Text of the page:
We may disagree with Christians from other denominations about the implications of the resurrection, but all genuine Christians agree that this event, together with the cross of Christ, defines our lives.



I was asked to preach on Easter Sunday in 2007. Usually I enjoy preaching, but I was busy, weary, and to be honest, on this occasion I was not initially thrilled at the prospect. I politely made my excuses but promised to pray about it.

Preachers don’t often talk about how they decide what to speak about. Sometimes, however, they do experience a strange compulsion to preach on a certain subject. Martyn Lloyd-Jones[5] described his own experience in this way: “One morning while dressing, quite suddenly and in an overwhelming manner, it seemed to me that the Spirit of God was urging me to preach a series of sermons on ‘spiritual depression.’”[6]

Something remarkably similar happened to me that night. Having prayed halfheartedly before bed, I woke suddenly in the night. A simple phrase was burning in my mind: Adrian, preach about the resurrection. I could not ignore this thought. I agreed to preach after all and began to study Jesus’ resurrection.

I realized that resurrection is not discussed in detail often today. I found, however, that all of the sermons recorded in Acts focus on the resurrection of Jesus. It might initially seem like there is one exception in Acts 7, but in fact that sermon was interrupted when the risen Jesus himself opened heaven and appeared to Stephen while he was preaching! I was deeply struck by this, and realized that I had not given Jesus’ resurrection the attention it deserved.

Later I discovered how Charles Spurgeon,[7] early in his outstanding preaching ministry, was also struck by his own neglect of the resurrection:

Reflecting the other day upon the sad state of the churches at the present moment, I was led to look back to apostolic times, and to consider wherein the preaching of the present day differed from the preaching of the apostles. . . .

I was surprised to find that I had not been copying the apostolic fashion half as nearly as I might have done. The apostles when they preached always testified concerning the resurrection of Jesus, and the consequent resurrection of the dead. . . .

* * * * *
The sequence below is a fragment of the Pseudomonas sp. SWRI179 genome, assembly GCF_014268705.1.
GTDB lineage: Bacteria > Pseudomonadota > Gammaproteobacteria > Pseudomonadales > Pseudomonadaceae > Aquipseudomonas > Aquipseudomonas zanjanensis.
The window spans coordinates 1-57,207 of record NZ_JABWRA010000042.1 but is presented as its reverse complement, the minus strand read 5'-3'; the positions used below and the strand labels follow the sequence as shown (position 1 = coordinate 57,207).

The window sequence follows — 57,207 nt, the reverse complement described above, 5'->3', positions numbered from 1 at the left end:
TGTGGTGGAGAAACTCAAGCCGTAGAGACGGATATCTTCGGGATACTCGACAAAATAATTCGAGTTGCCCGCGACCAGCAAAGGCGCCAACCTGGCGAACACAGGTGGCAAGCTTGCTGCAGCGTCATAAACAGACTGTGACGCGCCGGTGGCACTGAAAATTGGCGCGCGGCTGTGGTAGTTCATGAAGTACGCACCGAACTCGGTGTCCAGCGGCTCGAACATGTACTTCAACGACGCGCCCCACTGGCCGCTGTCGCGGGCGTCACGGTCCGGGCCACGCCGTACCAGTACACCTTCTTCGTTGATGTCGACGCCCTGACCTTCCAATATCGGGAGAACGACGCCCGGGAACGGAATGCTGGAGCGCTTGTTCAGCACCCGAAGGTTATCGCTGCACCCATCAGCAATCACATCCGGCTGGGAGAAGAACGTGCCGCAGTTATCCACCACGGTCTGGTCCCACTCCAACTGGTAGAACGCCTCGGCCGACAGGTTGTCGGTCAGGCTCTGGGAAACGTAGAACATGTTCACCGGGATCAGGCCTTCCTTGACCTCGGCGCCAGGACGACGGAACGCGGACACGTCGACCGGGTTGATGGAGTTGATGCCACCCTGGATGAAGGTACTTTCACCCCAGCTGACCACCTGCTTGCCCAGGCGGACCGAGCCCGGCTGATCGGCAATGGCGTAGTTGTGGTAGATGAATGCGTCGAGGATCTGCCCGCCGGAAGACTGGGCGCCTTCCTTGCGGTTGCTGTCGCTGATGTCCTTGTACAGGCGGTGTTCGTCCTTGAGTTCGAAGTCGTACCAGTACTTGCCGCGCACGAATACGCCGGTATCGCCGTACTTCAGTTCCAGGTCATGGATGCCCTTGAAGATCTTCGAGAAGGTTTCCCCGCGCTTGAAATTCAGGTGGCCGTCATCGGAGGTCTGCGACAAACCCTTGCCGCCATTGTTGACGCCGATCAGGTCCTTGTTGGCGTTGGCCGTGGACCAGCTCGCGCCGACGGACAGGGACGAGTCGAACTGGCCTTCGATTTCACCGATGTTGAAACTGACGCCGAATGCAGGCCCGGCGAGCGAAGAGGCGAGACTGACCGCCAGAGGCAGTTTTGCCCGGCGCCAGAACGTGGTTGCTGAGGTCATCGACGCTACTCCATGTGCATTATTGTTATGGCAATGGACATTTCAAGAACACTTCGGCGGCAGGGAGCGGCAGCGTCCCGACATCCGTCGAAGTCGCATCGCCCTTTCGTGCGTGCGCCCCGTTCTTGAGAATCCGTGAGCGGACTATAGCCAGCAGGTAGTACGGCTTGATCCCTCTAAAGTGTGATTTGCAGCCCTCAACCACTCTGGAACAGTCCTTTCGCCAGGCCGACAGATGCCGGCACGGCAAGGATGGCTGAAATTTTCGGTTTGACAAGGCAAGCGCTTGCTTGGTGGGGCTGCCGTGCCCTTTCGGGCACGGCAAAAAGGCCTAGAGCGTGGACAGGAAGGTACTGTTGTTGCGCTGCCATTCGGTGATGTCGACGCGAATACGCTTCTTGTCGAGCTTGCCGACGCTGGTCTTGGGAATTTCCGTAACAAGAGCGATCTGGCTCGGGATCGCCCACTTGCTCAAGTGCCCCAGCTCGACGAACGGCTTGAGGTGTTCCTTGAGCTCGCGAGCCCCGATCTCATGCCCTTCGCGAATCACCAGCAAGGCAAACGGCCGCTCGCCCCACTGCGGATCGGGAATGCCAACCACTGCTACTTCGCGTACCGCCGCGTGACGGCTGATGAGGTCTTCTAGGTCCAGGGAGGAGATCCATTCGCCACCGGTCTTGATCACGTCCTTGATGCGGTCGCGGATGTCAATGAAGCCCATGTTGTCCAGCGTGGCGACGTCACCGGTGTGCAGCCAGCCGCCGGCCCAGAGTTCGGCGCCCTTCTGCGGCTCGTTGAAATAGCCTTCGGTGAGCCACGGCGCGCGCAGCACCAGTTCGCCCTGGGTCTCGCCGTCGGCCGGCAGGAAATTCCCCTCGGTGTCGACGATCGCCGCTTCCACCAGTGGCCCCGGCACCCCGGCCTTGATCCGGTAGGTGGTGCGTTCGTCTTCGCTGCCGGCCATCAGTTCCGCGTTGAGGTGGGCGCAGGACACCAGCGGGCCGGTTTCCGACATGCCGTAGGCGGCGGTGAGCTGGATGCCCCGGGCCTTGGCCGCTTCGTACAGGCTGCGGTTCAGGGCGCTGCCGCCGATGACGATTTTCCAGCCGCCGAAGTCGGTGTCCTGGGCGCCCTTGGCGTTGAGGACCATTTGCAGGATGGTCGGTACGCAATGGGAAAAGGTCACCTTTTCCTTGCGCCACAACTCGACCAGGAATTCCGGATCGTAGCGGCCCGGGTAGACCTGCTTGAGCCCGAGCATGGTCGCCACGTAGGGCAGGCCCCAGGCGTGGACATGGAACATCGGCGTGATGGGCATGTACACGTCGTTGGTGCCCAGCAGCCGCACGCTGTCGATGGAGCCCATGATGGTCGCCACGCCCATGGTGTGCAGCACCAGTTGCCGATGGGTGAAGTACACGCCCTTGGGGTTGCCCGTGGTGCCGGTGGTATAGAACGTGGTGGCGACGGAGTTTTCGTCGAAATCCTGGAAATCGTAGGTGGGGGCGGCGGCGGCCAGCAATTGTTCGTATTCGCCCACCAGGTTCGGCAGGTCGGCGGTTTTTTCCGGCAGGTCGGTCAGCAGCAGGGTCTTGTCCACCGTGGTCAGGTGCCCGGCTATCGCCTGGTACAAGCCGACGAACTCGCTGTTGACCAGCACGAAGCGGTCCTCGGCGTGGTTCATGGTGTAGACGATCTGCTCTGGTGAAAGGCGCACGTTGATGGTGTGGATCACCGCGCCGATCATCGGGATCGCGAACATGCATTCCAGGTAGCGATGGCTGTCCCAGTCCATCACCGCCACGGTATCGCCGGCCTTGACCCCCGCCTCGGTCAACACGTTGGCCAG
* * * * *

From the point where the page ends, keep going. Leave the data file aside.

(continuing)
[This] is a doctrine which we believe, but which we too seldom preach or care to read about. Though I have inquired of several booksellers for a book specially upon the subject of the resurrection, I have not yet been able to purchase one of any sort whatever. . . . It has been set down as a well-known truth, and therefore has never been discussed. Heresies have not risen up respecting it; it would almost have been a mercy if there had been, for whenever a truth is contested by heretics, the orthodox fight strongly for it, and the pulpit resounds with it every day. I am persuaded, however, that there is much power in this doctrine . . . which is capable of moving the hearts of men and bringing them into subjection to the gospel of our Lord and Savior Jesus Christ.[8]

I too have scoured the Christian bookshops, and although there are now several helpful books on the resurrection, there are fewer in comparison to other subjects. And many books on the resurrection do not discuss its implications fully. Why has this vital doctrine been so neglected? Are we therefore missing something doctrinally, experientially, and evangelistically? Personally, I have found that the study of the resurrection has deeply impacted me.



The story I told earlier of one woman’s ignorance of the Easter story is a reflection of the condition of the church in the West. Could our neglect of the resurrection be both cause and effect of the alarming state we are in? The success of liberal theology in taking hold of many churches after the First World War led to an increase in the number of professing Christians who denied the resurrection of Jesus. This also coincided with the beginning of the decline in church attendance recorded since then. In the decades since then Christians have become increasingly marginalized by society and many feel uncertain about how to share our beliefs with others in a hostile world.

The vigor of our faith has waned, and church attendance is believed by many to be in a terminal decline. The general level of biblical knowledge among Christians is appalling. In a world where more study material is available in books, software, and online than previous generations could ever have dreamed, the Bible has never been less understood by members of the church, and, in some cases, even by our preachers. Presumably as a direct result for many who attend church today, there seems to be little observable difference from the world in terms of personal lifestyles, values, and beliefs. The old accusation that the Western church is a mile wide and an inch deep has never been more true.